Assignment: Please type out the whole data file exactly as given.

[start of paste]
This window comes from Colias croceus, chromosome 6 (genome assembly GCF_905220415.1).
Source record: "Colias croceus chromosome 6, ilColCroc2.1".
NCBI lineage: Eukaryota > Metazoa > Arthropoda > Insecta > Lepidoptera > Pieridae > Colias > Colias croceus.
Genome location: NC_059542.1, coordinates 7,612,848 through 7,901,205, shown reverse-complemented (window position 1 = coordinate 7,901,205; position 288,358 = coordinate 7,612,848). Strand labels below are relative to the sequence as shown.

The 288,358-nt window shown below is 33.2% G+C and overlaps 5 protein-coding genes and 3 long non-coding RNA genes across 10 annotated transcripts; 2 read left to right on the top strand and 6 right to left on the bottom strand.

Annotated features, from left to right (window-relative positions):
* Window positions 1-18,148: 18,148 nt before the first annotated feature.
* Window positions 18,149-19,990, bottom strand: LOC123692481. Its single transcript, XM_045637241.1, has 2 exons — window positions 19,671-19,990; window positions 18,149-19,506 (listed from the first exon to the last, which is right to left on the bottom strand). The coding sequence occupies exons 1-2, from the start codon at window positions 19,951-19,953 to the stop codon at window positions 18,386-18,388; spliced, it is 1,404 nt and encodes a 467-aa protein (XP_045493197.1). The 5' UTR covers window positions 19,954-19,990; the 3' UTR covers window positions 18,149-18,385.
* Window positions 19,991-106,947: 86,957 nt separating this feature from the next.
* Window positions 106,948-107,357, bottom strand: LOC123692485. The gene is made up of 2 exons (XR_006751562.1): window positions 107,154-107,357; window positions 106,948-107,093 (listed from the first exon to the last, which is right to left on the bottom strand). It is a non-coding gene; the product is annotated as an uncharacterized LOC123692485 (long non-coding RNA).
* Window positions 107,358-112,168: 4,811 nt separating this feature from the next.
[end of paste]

This window comes from Colias croceus, chromosome 6 (genome assembly GCF_905220415.1).
Source record: "Colias croceus chromosome 6, ilColCroc2.1".
NCBI lineage: Eukaryota > Metazoa > Arthropoda > Insecta > Lepidoptera > Pieridae > Colias > Colias croceus.
Genome location: NC_059542.1, coordinates 7,612,848 through 7,901,205, shown reverse-complemented (window position 1 = coordinate 7,901,205; position 288,358 = coordinate 7,612,848). Strand labels below are relative to the sequence as shown.

The 288,358-nt window shown below is 33.2% G+C and overlaps 5 protein-coding genes and 3 long non-coding RNA genes across 10 annotated transcripts; 2 read left to right on the top strand and 6 right to left on the bottom strand.

Annotated features, from left to right (window-relative positions):
* Window positions 1-18,148: 18,148 nt before the first annotated feature.
* Window positions 18,149-19,990, bottom strand: LOC123692481. Its single transcript, XM_045637241.1, has 2 exons — window positions 19,671-19,990; window positions 18,149-19,506 (listed from the first exon to the last, which is right to left on the bottom strand). The coding sequence occupies exons 1-2, from the start codon at window positions 19,951-19,953 to the stop codon at window positions 18,386-18,388; spliced, it is 1,404 nt and encodes a 467-aa protein (XP_045493197.1). The 5' UTR covers window positions 19,954-19,990; the 3' UTR covers window positions 18,149-18,385.
* Window positions 19,991-106,947: 86,957 nt separating this feature from the next.
* Window positions 106,948-107,357, bottom strand: LOC123692485. The gene is made up of 2 exons (XR_006751562.1): window positions 107,154-107,357; window positions 106,948-107,093 (listed from the first exon to the last, which is right to left on the bottom strand). It is a non-coding gene; the product is annotated as an uncharacterized LOC123692485 (long non-coding RNA).
* Window positions 107,358-112,168: 4,811 nt separating this feature from the next.